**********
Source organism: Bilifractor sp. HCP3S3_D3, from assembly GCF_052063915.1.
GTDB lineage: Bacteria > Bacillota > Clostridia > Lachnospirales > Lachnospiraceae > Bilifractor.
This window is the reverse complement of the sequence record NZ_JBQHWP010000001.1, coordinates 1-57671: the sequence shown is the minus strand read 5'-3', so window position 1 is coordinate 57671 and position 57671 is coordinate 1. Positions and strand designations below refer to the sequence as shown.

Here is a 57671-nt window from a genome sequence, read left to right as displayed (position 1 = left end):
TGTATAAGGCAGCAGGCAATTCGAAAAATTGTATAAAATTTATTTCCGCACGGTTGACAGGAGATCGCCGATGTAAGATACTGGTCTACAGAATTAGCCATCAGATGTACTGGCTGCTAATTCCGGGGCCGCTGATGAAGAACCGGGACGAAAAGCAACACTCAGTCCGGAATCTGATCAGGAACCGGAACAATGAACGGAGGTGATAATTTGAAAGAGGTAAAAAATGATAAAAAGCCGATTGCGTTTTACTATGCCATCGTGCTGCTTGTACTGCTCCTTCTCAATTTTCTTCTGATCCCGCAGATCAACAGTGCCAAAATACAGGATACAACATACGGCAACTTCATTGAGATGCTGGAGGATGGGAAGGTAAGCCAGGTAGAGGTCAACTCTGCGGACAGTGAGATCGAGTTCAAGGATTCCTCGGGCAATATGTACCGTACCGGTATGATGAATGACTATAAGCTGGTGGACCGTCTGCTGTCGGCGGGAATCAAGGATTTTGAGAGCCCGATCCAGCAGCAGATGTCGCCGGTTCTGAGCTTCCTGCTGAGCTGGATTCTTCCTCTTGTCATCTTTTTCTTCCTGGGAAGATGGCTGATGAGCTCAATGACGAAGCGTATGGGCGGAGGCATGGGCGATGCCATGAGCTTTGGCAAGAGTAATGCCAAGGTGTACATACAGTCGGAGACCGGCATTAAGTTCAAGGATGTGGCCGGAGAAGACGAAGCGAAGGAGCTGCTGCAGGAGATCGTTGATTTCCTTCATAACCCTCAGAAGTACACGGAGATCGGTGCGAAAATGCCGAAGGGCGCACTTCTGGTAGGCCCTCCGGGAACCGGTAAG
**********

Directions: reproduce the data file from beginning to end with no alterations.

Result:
Source organism: Bilifractor sp. HCP3S3_D3, from assembly GCF_052063915.1.
GTDB lineage: Bacteria > Bacillota > Clostridia > Lachnospirales > Lachnospiraceae > Bilifractor.
This window is the reverse complement of the sequence record NZ_JBQHWP010000001.1, coordinates 1-57671: the sequence shown is the minus strand read 5'-3', so window position 1 is coordinate 57671 and position 57671 is coordinate 1. Positions and strand designations below refer to the sequence as shown.

Here is a 57671-nt window from a genome sequence, read left to right as displayed (position 1 = left end):
TGTATAAGGCAGCAGGCAATTCGAAAAATTGTATAAAATTTATTTCCGCACGGTTGACAGGAGATCGCCGATGTAAGATACTGGTCTACAGAATTAGCCATCAGATGTACTGGCTGCTAATTCCGGGGCCGCTGATGAAGAACCGGGACGAAAAGCAACACTCAGTCCGGAATCTGATCAGGAACCGGAACAATGAACGGAGGTGATAATTTGAAAGAGGTAAAAAATGATAAAAAGCCGATTGCGTTTTACTATGCCATCGTGCTGCTTGTACTGCTCCTTCTCAATTTTCTTCTGATCCCGCAGATCAACAGTGCCAAAATACAGGATACAACATACGGCAACTTCATTGAGATGCTGGAGGATGGGAAGGTAAGCCAGGTAGAGGTCAACTCTGCGGACAGTGAGATCGAGTTCAAGGATTCCTCGGGCAATATGTACCGTACCGGTATGATGAATGACTATAAGCTGGTGGACCGTCTGCTGTCGGCGGGAATCAAGGATTTTGAGAGCCCGATCCAGCAGCAGATGTCGCCGGTTCTGAGCTTCCTGCTGAGCTGGATTCTTCCTCTTGTCATCTTTTTCTTCCTGGGAAGATGGCTGATGAGCTCAATGACGAAGCGTATGGGCGGAGGCATGGGCGATGCCATGAGCTTTGGCAAGAGTAATGCCAAGGTGTACATACAGTCGGAGACCGGCATTAAGTTCAAGGATGTGGCCGGAGAAGACGAAGCGAAGGAGCTGCTGCAGGAGATCGTTGATTTCCTTCATAACCCTCAGAAGTACACGGAGATCGGTGCGAAAATGCCGAAGGGCGCACTTCTGGTAGGCCCTCCGGGAACCGGTAAG